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Ethical Considerations for Judges and Attorneys in Drug Court

NCJ Number
Date Published
May 2001
68 pages
This booklet discusses the ethical considerations for judges and attorneys in drug courts based on a commentary on selected provisions of three American Bar Association (ABA) ethical codes: the Model Code of Judicial Conduct, the Model Rules of Professional Conduct, and the ABA Standards for Criminal Justice.
This study concluded generally that practitioners in drug courts need heightened ethical sensitivity in both the design of particular drug court programs and in daily practice, but the proper exercise of the roles of judge or lawyer in drug court need not conflict with the professionals' ethical obligations. Indeed, drug court practice has the potential to fulfill the highest aspirations of judicial and legal ethics. In applying the Model Code of Judicial Conduct to drug court judges, this study comments on the following five canons: A judge should uphold the integrity and independence of the judiciary; avoid impropriety and the appearance of impropriety in all of the judge's activities; perform the duties of a judicial officer impartially and diligently; conduct extra-judicial activities so as to minimize the risk of conflict with judicial obligations; and refrain from inappropriate political activity. The review of ethical considerations for lawyers who practice in drug courts examined whether this shift in lawyers' roles conflicted with the fundamental requirements of legal ethics as reflected in the ABA's Model Rules of Professional Conduct and further explicated in the ABA Standards for Criminal Justice. Of particular concern in this ethical analysis was the image of drug court lawyers as members of a team, which some critics view as a marked departure from traditional principles of ethical representation. The analysis notes that conflict between prosecutors and defense attorneys is not an essential ethical tenet of the attorney's role. Instead of starting with an assumption of conflict, prosecutors and defense counsel within drug courts begin their work expecting cooperation in achieving a common goal; i.e., reducing or preventing the defendant's further engagement with the criminal justice system by addressing the defendant's addiction to alcohol or other drugs. This shared goal underlies the team concept, but prosecutors and defense counsel maintain their distinctive roles within the team. The rules examined for lawyers pertain to competence, the scope of representation, diligence, communication, confidentiality of information, conflict of interest, client under a disability, advisor, meritorious claims and contentions, expediting litigation, candor toward the tribunal, fairness to opposing party and counsel, impartiality and decorum of the tribunal, trial publicity, special responsibilities of a prosecutor, truthfulness in statements to others, and communicating with a person represented by counsel.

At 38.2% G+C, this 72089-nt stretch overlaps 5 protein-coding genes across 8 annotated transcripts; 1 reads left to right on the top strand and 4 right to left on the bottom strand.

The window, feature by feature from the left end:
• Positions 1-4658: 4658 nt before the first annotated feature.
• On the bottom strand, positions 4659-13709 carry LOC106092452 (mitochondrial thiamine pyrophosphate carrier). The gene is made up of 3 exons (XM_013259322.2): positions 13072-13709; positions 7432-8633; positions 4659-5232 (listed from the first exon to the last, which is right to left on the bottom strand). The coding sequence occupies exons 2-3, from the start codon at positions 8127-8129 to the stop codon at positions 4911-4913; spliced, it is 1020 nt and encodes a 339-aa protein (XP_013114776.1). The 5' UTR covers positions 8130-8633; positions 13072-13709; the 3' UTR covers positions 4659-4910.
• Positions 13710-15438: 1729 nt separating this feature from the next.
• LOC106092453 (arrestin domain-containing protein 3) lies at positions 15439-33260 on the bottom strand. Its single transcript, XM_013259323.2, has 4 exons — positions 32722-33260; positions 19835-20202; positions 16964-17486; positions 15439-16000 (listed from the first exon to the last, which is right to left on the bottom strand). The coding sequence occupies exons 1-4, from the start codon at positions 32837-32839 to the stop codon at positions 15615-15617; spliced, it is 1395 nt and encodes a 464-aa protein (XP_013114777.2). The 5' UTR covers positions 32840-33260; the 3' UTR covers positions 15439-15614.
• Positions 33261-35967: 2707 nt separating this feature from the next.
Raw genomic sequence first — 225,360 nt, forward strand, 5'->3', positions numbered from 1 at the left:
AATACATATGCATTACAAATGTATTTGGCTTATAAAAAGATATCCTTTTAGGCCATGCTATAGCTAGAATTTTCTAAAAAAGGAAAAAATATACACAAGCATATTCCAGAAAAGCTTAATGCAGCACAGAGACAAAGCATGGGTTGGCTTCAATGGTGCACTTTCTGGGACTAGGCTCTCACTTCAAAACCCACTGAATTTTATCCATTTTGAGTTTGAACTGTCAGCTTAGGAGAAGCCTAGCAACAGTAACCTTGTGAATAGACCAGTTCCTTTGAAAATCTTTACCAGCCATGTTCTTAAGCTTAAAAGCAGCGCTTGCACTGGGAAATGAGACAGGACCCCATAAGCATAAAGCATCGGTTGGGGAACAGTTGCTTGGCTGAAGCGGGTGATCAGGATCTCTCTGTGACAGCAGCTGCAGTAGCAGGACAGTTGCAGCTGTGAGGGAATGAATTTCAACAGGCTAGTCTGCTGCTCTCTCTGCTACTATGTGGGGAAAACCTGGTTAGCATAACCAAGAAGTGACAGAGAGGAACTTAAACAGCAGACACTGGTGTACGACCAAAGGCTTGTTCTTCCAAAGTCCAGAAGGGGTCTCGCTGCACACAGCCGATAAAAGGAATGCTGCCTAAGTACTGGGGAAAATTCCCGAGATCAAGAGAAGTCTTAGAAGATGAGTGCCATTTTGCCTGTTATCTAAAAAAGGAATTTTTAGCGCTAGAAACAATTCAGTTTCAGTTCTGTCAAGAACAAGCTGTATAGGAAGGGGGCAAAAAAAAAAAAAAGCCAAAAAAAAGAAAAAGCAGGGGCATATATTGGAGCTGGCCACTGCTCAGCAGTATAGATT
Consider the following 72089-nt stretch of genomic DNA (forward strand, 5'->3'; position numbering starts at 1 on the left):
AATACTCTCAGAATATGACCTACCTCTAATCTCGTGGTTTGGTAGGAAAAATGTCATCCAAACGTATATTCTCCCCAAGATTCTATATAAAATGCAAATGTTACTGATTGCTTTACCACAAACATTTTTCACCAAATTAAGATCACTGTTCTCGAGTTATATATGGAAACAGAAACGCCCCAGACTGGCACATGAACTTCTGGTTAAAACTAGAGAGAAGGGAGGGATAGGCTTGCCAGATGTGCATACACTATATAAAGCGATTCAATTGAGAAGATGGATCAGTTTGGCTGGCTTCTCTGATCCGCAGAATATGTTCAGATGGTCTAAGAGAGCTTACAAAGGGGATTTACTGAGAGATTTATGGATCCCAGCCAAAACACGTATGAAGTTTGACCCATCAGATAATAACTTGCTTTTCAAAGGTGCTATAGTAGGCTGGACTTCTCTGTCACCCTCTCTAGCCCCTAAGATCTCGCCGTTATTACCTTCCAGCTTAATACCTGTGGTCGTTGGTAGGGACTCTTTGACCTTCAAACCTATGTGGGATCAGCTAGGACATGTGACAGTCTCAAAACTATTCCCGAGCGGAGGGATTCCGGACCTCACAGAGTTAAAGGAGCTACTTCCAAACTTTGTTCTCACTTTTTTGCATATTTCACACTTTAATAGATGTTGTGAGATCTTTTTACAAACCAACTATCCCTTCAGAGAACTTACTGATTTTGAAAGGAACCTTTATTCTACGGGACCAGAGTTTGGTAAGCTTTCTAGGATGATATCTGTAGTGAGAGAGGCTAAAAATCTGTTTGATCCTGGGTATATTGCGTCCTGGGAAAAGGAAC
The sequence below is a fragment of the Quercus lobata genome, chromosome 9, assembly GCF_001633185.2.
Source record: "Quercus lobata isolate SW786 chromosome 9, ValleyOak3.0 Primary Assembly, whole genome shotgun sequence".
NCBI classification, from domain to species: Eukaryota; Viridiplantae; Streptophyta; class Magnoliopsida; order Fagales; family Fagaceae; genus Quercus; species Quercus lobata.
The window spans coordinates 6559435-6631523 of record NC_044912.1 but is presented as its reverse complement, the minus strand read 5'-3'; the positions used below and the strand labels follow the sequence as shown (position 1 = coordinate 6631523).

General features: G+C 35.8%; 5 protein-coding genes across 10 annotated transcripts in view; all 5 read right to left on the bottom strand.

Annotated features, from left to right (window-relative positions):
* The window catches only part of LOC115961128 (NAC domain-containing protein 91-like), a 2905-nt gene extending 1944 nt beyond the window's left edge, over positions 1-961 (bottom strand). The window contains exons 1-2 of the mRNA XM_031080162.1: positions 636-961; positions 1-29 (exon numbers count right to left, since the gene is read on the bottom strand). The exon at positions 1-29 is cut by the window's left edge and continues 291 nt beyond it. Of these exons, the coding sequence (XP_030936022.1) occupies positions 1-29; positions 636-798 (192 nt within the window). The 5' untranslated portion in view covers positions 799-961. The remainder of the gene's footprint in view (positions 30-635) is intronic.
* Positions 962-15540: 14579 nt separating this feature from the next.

Date Published: May 1, 2001